Lessons to be Learnt from the Accident to B 200 Aircraft at Delhi Airport on 22 Dec 15.
Beechcraft Super King Air B-200 aircraft was involved in an accident on 22.12.2015 while operating a flight from IGI Airport, New Delhi to Ranchi. The flight was under the command of a CPL holder with another CPL holder as Second in Command. There were ten persons on board including two flight crew members. The aircraft was loaded with spare parts and equipment for the rectification of a Helicopter at Ranchi.
The weather at the time of accident at Delhi was foggy with visibility reported as 800 meters and winds of 3 knots. The previous METAR which was available with the flight crew mentioned visibility of 600 meters. The visibility was marginal and it is inferred that the marginal visibility was a contributory factor to the accident.
The aircraft was given take-off clearance from runway 28. Shortly after take-off, the aircraft progressively turned left with simultaneous loss of height. Finally it impacted terrain and came to final rest in the holding tank of the water treatment plant of the airport. There was post impact fire and the aircraft was destroyed. All passengers and flight crew were fatally injured.
It is learnt that the accident was caused due to engagement of the autopilot without selecting the heading mode by the flight crew just after lift-off (before attaining sufficient height) in poor foggy conditions and not taking corrective action to control the progressive increase in left bank; thereby, allowing the aircraft to traverse 180° turn causing the aircraft to lose height in a steep left bank attitude followed by the aircraft impacting the ground.
It appears that the flight crew were not confidant in their ability to operate this flight due to the poor foggy condition prevailing at the time of planned departure. With an understanding that immediately after take-off, autopilot will be engaged and the aircraft will fly away on the autopilot, the crew cancelled the taxi clearance and carried out the serviceability checks of the operation of (engagement/ disengagement) of the autopilot. The flight crew during discussion among themselves regarding the conduct of flight had decided to rotate after 120 knots (additional 10 knots) considering tail wind component of 06 knots. The take-off roll and rotation of the aircraft was carried out as discussed. Their decision to increase the rotation speed by 10 knots to allow for the tail wind of 06 knots itself shows that they were ignorant of the fact that the tailwinds do not affect the rotation speeds of the aircraft at all.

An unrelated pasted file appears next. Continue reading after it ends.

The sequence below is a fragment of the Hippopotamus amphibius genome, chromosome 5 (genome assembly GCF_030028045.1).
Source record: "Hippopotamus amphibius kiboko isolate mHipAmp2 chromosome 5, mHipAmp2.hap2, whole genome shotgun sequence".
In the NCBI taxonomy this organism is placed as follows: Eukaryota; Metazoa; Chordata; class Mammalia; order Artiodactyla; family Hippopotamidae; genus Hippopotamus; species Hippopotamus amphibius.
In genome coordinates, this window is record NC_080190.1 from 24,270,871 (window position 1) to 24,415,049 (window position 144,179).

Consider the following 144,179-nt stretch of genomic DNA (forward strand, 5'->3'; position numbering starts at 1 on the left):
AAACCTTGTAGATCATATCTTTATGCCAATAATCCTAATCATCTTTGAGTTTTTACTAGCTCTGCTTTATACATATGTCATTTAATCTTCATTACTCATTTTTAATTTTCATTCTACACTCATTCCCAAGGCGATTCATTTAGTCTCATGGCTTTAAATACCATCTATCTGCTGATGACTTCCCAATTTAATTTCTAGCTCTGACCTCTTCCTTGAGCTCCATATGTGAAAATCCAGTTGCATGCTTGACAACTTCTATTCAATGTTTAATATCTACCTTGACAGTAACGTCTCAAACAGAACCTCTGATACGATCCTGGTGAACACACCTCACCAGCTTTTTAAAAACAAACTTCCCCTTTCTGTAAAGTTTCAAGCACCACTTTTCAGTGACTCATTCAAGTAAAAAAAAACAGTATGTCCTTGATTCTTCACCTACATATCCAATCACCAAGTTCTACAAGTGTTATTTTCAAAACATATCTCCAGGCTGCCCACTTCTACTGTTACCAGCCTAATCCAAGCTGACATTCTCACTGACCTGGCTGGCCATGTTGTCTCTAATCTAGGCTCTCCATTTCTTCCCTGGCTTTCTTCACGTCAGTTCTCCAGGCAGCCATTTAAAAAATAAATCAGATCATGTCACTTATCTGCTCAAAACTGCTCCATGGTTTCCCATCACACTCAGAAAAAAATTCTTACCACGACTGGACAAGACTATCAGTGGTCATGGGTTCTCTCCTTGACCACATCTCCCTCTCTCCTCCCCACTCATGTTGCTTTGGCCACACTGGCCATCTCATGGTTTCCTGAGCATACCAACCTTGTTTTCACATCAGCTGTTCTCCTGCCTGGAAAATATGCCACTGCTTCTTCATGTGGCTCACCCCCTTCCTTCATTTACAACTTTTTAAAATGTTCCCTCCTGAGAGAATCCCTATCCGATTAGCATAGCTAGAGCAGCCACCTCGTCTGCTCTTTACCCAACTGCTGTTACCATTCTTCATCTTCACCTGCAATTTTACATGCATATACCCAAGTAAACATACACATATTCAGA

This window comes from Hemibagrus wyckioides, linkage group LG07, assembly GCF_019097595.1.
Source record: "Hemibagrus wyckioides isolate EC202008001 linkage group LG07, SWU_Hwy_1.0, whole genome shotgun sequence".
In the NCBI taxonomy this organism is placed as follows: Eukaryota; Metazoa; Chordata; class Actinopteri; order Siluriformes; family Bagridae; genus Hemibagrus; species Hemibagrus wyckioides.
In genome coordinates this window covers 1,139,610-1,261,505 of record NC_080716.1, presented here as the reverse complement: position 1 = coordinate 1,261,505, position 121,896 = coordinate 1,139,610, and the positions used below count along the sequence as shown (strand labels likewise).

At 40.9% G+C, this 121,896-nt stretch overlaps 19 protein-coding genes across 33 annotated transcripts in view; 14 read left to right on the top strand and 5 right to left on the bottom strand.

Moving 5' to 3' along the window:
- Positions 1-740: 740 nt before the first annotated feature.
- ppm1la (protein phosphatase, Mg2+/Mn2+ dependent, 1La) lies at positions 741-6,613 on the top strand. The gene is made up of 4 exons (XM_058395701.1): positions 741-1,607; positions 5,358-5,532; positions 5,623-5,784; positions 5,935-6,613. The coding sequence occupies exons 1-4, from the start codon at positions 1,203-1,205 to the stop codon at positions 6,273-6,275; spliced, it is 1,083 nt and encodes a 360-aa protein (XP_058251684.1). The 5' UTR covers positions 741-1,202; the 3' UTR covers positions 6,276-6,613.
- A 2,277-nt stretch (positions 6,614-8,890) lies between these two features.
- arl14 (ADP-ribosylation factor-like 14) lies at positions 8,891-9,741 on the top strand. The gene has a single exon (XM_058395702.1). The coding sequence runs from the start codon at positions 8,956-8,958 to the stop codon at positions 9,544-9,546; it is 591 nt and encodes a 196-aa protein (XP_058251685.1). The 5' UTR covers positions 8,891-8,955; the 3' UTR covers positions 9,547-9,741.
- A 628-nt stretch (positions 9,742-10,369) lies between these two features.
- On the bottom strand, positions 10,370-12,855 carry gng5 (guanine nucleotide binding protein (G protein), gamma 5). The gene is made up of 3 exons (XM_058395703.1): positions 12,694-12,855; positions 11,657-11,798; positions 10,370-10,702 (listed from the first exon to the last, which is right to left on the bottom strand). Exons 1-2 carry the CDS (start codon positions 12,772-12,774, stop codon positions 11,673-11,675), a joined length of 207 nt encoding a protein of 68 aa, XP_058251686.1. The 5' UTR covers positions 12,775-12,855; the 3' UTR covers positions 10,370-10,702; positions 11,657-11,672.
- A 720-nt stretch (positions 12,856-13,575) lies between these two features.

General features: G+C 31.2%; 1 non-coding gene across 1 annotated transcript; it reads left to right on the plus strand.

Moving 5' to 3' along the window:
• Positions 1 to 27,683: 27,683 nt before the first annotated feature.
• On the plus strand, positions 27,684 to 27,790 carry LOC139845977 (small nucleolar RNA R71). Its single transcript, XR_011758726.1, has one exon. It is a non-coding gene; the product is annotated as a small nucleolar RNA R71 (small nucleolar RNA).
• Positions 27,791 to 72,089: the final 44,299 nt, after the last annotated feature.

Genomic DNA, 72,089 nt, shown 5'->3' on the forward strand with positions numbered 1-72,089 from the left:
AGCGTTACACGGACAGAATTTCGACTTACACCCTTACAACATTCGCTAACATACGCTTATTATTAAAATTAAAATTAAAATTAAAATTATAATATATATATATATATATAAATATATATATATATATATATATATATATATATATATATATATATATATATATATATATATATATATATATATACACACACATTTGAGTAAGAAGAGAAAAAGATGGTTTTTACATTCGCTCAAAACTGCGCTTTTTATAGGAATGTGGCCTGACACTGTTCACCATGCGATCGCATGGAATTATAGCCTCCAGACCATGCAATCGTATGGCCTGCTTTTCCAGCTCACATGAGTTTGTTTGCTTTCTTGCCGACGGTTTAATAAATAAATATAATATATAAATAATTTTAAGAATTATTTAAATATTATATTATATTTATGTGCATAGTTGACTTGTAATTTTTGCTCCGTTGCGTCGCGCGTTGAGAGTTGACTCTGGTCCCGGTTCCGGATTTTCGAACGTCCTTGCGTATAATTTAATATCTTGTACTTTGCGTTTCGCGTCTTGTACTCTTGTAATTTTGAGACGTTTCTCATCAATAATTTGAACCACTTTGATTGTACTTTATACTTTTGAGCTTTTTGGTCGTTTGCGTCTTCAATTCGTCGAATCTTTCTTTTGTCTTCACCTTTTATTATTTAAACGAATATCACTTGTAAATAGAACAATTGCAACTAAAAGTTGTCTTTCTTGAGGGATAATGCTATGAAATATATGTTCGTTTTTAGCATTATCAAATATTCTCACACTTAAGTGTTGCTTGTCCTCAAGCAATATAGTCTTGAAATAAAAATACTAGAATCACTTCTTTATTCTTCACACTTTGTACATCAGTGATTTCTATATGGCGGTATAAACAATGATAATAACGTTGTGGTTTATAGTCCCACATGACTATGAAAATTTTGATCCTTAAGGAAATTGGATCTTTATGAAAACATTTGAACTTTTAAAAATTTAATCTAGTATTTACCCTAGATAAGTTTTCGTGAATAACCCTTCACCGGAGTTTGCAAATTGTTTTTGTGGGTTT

Just after lift-off, even without retracting the landing gear, the crew engaged the autopilot but did not engage the Heading Mode ‘of the autopilot. This hurried and non-standard action by the flight crew by engaging the auto-pilot immediately after lift-off reveals their eagerness to let the aircraft be flown by autopilot and underlines their inability to fly the aircraft manually until autopilot engagement height was achieved.
As per the Pilot Operating Handbook procedure, after lift–off and establishing of positive rate of climb, the landing gear is retracted. Thereafter the climb power is set and the autopilot should be engaged only after attaining the height of 500 feet AGL. Engagement of the autopilot without engaging the Heading Mode resulted in the aircraft turning left probably due to the existing left bank or inadvertent manual input by the flight crew at the time of engagement of the autopilot. The bank angle increased progressively and beyond 45 degrees, a situation the flight crew could not decipher because of their disorientation. After disengagement of the autopilot, probability exists that the flight crew had further increased the bank instead of taking corrective action to decrease the bank. This allowed the bank angle to increase beyond 45degree’s resulting in multiple altitude warning and stalling of the aircraft. The aircraft crashed after turning almost 180 Degrees from the direction of the take-off.